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Wellbeing for mums and dads

Welcome to the 'Wellbeing page for Mums and Dads'.

Family WellbeingParent ToolkitUseful Contacts


The time during pregnancy and the first year after the birth is referred to as the perinatal period. Having a baby can bring a lot of excitement, joy and happiness but we also know that it can be a time of great changes to your life and responsibilities and that lots of mums and dads struggle with their own emotional well-being during this time.


You may feel that you are the only one feeling as you do, but about 1 in 5 women experience an emotional difficulty at some point during the perinatal period (but most don’t feel they can tell anyone else). More than 1 in 3 new fathers are concerned about their mental health during this time and about 1 in 10 can experience depression (often a few months after the birth) and often find it even harder to tell others how they are feeling. What we do know though is that it is important to look after yourself during this time.

But did you know?

10% of new dads are thought to experience depression often starting a few months after the birth and can experience PTSD (post traumatic stress disorder) if they witnessed a traumatic birth of their partner – link to Dads Matter UK. Between 1.5% and 6% of women who give birth may suffer from these symptoms more often after the birth of their baby. - link to PTSD UK


11% of women may experience an increase or occurrence of OCD (obsessive complusive disorder) sometimes with distressing and intrusive thoughts – link to Maternal OCD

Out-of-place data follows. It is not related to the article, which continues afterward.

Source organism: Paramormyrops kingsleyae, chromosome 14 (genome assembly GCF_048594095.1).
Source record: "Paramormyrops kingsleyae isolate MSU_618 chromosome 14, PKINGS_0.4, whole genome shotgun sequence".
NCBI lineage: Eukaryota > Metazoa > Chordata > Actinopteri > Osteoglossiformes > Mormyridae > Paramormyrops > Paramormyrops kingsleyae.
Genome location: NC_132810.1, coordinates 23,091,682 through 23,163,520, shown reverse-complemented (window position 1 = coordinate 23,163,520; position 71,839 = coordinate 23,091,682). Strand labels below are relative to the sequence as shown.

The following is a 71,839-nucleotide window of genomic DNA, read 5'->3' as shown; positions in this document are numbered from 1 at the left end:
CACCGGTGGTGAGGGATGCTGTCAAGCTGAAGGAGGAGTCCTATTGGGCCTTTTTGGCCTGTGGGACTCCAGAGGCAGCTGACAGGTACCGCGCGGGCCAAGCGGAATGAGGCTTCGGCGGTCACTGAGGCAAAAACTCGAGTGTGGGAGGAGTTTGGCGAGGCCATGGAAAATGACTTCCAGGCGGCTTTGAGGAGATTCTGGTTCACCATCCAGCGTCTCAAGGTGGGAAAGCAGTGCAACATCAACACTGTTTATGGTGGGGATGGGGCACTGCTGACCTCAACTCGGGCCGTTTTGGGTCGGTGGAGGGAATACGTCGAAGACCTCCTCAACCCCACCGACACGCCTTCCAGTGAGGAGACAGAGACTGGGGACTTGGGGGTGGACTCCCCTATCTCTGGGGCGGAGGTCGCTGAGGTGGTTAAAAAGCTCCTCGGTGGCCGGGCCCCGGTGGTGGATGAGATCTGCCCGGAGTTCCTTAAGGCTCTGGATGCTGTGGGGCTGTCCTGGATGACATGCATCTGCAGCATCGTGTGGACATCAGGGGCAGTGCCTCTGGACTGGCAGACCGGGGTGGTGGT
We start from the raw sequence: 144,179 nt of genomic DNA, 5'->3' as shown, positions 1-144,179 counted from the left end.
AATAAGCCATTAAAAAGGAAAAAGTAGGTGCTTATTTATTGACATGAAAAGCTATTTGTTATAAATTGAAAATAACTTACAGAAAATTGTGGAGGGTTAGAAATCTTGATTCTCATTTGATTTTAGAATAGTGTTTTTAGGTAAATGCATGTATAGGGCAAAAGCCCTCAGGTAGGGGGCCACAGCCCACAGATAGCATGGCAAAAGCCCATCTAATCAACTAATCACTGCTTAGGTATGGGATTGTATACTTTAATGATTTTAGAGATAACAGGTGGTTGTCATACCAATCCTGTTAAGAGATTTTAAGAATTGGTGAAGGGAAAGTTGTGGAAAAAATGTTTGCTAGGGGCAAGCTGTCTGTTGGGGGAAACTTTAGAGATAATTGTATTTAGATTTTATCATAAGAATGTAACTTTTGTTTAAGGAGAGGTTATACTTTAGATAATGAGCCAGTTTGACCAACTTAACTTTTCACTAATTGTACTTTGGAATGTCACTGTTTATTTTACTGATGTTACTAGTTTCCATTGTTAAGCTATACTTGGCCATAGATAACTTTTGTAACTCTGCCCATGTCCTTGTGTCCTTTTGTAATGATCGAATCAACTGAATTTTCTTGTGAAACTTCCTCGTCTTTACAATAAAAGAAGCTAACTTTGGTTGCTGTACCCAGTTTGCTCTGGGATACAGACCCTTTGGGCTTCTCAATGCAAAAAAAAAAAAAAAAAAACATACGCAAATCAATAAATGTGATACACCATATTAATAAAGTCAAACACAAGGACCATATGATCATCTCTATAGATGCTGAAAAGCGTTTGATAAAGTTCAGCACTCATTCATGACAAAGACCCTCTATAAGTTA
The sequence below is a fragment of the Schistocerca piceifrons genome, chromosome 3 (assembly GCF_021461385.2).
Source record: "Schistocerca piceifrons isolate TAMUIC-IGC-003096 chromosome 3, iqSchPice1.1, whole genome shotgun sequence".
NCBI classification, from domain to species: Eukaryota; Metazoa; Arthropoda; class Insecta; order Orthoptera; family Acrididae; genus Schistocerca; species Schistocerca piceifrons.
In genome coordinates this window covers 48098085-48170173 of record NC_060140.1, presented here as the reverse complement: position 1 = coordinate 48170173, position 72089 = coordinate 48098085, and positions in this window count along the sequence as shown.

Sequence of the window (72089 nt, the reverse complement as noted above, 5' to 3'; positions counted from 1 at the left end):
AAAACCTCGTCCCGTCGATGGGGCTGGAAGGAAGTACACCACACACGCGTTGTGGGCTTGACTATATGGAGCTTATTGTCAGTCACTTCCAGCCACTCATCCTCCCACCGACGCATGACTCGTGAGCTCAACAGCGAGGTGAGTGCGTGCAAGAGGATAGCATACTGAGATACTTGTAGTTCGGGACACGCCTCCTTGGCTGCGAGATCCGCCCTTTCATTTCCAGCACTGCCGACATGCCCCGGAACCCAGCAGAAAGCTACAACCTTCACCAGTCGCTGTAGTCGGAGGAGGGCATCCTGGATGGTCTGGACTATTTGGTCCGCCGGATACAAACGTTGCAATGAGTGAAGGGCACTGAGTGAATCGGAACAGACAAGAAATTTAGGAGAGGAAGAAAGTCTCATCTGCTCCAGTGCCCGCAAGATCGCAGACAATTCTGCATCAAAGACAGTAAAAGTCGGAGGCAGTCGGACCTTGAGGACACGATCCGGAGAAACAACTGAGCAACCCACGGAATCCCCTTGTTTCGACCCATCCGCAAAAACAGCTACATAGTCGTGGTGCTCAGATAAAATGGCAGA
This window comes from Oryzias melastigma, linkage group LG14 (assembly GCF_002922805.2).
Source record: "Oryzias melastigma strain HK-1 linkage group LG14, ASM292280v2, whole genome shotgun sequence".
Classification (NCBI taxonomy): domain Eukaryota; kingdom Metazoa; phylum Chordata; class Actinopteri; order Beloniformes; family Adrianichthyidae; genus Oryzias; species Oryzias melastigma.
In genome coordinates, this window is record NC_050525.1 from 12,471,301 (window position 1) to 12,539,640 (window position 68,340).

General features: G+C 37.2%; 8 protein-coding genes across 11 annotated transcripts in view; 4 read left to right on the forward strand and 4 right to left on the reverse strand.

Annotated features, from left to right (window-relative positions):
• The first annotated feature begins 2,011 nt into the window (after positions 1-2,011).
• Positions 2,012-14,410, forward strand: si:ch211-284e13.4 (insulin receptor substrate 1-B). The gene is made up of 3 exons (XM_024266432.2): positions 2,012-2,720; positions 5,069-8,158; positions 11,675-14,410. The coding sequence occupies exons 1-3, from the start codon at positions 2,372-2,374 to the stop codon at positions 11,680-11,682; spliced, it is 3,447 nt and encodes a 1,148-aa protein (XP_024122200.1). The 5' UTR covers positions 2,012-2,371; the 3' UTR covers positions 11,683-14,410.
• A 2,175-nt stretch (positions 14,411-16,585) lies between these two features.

10% of pregnant women suffer from Post Natal Depression (PND)

10-15% of women suffer from depression after having a baby

15-20% of women suffer from anxiety before and after having a baby


There is lots of support available including a range of self help resources -see useful contacts. You can self refer to Talking Therapies,

If you need urgent help it is important to get the help that you need, please visit our I need help now page.



Baby Blues

This is very common 3-4 days after giving birth. You may feel tearful often for no apparent reason. This is usually due to the fall on hormones after giving birth and normally resolves itself very quickly.

If you are struggling if this goes on beyond the first week then it is important to tell someone first, such as your partner, family, friends, midwife, or healthvisitor. Sometimes this extra support can be enough to overcome your difficulties, however there are other sources of support available:


. Midwife

. GP

. Health Visitor

. The children centre local to you often have some really good support in place

. Homestart

. Refer yourself to Talking Therapies


Looking To The Future.

We know that by looking after your own emotional well being during this time it will give your baby the best start in life and help you to enjoy this precious time with your new baby. Medication can play a part and you should follow the guidance of your GP however we also know that talking works well too-if you are struggling please refer yourself to Talking Therapies.